This year’s National Night Out couldn’t have come at a more critical time in the borough.
From Mott Haven to Pelham Parkway and Co-op City, residents poured into common areas on Tuesday, August 7 pushing for a better quality-of-life.
Each precinct sponsored free festitivies.
Within the 40th Precinct, a Mott Haven park known for nighttime drug deals and gunfights became a family-friendly venue to strengthen ties between cops and the community.
Salsa music blared from a stage at St. Mary’s Park, kids snapped pictures with McGruff the Crime Dog and outreach groups lined the playground.
It was a celebration of sorts for the 40th Precinct, which saw crime drop nearly 9 percent so far this year.
“It has gotten better,” said Lydia Martinez, a 27-year resident of NYCHA’s Paterson Houses, thrilled to see more cops walking the local beat.
“We’re going to keep driving crime down here,” said Mayor Bloomberg, who stopped by with Police Commissioner Ray Kelly to announce plans to send 40 more cops to the precinct.
But while major crime in the 40th is down, gun violence is still an ongoing issue for the area covering Mott Haven, Port Morris and Melrose, with 46 people shot so far this year. “There’s still way too many guns, there’s still way too many people looking to use those guns,” said Kelly.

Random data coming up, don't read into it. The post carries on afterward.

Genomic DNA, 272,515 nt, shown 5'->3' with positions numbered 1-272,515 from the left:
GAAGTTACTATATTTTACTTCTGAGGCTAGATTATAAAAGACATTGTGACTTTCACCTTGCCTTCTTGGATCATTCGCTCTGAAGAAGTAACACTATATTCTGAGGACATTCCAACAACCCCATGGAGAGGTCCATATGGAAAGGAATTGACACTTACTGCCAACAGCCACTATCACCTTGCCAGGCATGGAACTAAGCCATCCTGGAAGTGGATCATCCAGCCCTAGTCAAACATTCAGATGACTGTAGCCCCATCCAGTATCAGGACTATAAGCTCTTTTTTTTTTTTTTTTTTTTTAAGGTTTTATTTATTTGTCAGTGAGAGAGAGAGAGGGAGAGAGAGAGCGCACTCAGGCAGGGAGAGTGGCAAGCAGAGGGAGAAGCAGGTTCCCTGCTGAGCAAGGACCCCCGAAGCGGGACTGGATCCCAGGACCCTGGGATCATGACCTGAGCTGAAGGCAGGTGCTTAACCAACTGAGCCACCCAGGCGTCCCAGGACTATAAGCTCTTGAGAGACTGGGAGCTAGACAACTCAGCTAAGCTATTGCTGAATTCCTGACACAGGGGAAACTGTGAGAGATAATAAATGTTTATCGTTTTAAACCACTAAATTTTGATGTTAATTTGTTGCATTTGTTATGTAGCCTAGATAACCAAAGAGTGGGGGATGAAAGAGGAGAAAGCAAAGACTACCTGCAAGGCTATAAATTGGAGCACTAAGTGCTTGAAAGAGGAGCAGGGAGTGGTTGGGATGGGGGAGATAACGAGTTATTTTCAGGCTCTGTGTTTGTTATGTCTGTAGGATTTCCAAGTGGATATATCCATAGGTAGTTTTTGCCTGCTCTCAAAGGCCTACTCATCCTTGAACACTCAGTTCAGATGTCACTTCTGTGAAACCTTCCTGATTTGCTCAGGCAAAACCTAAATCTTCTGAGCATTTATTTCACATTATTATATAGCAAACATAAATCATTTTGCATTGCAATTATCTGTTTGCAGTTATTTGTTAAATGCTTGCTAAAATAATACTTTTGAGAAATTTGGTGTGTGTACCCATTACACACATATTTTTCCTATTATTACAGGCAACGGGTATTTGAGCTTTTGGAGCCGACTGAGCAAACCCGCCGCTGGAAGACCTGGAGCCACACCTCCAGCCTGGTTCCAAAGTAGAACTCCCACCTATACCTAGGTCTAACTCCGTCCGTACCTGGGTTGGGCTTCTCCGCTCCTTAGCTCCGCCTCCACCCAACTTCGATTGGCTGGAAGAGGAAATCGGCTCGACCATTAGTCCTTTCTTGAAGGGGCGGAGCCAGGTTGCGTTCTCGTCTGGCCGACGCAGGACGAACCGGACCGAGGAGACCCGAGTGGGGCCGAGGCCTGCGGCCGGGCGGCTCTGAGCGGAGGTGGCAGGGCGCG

Among the recent shooting victims within the Bronx was 4-year-old Lloyd Morgan, a Morrisania child killed as he was caught in the crossfire between two rivals at the Forest Houses. Baychester resident Kemar Brooks was killed by gunfire while playing tennis in Haffen Park.
A nationwide crime prevention event, National Night Out stretches back to 1984 with 2.5 million people participating. Now the event has balloned to 37 million people in over 15,000 communities from all 50 states.
The 45th Precinct held its National Night Out at the Section 5 Greenway in Co-op City, over 1,200 people showing up.
The event helps the community and the police realize that any precinct cannot be effective without the help and cooperation of the community, said 45th Precinct Community Council president Robert Bieder.
“The relationships between police and community has been strained over the years with things like stop and frisk going on, and in many communities unfortunately, people are often afraid of the police,” said Bieder. “The night strengthens the bond between the police and the residents by having them spending time together, sharing experiences, having the police be available and letting everyone see that the police are people.”
The 45th Precinct’s included Councilman Jimmy Vacca speaking about the reduction of police officers citywide and the effect it is having on policing at the 45th Precinct’s night out.
There is an old adage that the police officer is your friend, and National Night Out allows people to feel that sentiment, said Bieder.
“You need these kind of events with the people and the community,” said Bieder. “People need to see the police up close and personal, interact with them, and feel comfortable.”